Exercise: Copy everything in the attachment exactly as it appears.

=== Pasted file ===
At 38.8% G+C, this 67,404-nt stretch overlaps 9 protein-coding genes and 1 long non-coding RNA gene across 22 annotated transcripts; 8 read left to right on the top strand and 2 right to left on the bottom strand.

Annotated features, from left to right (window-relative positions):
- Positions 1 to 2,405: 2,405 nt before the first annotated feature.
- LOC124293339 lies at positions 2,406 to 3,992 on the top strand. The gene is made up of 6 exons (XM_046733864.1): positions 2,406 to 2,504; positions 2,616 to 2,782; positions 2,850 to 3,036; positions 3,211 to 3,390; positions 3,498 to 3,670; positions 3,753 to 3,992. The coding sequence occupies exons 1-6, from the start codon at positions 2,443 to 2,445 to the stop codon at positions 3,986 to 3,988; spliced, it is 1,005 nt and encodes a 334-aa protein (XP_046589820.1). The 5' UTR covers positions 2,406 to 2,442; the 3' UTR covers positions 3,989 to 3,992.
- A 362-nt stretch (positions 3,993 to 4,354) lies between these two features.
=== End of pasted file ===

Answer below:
At 38.8% G+C, this 67,404-nt stretch overlaps 9 protein-coding genes and 1 long non-coding RNA gene across 22 annotated transcripts; 8 read left to right on the top strand and 2 right to left on the bottom strand.

Annotated features, from left to right (window-relative positions):
- Positions 1 to 2,405: 2,405 nt before the first annotated feature.
- LOC124293339 lies at positions 2,406 to 3,992 on the top strand. The gene is made up of 6 exons (XM_046733864.1): positions 2,406 to 2,504; positions 2,616 to 2,782; positions 2,850 to 3,036; positions 3,211 to 3,390; positions 3,498 to 3,670; positions 3,753 to 3,992. The coding sequence occupies exons 1-6, from the start codon at positions 2,443 to 2,445 to the stop codon at positions 3,986 to 3,988; spliced, it is 1,005 nt and encodes a 334-aa protein (XP_046589820.1). The 5' UTR covers positions 2,406 to 2,442; the 3' UTR covers positions 3,989 to 3,992.
- A 362-nt stretch (positions 3,993 to 4,354) lies between these two features.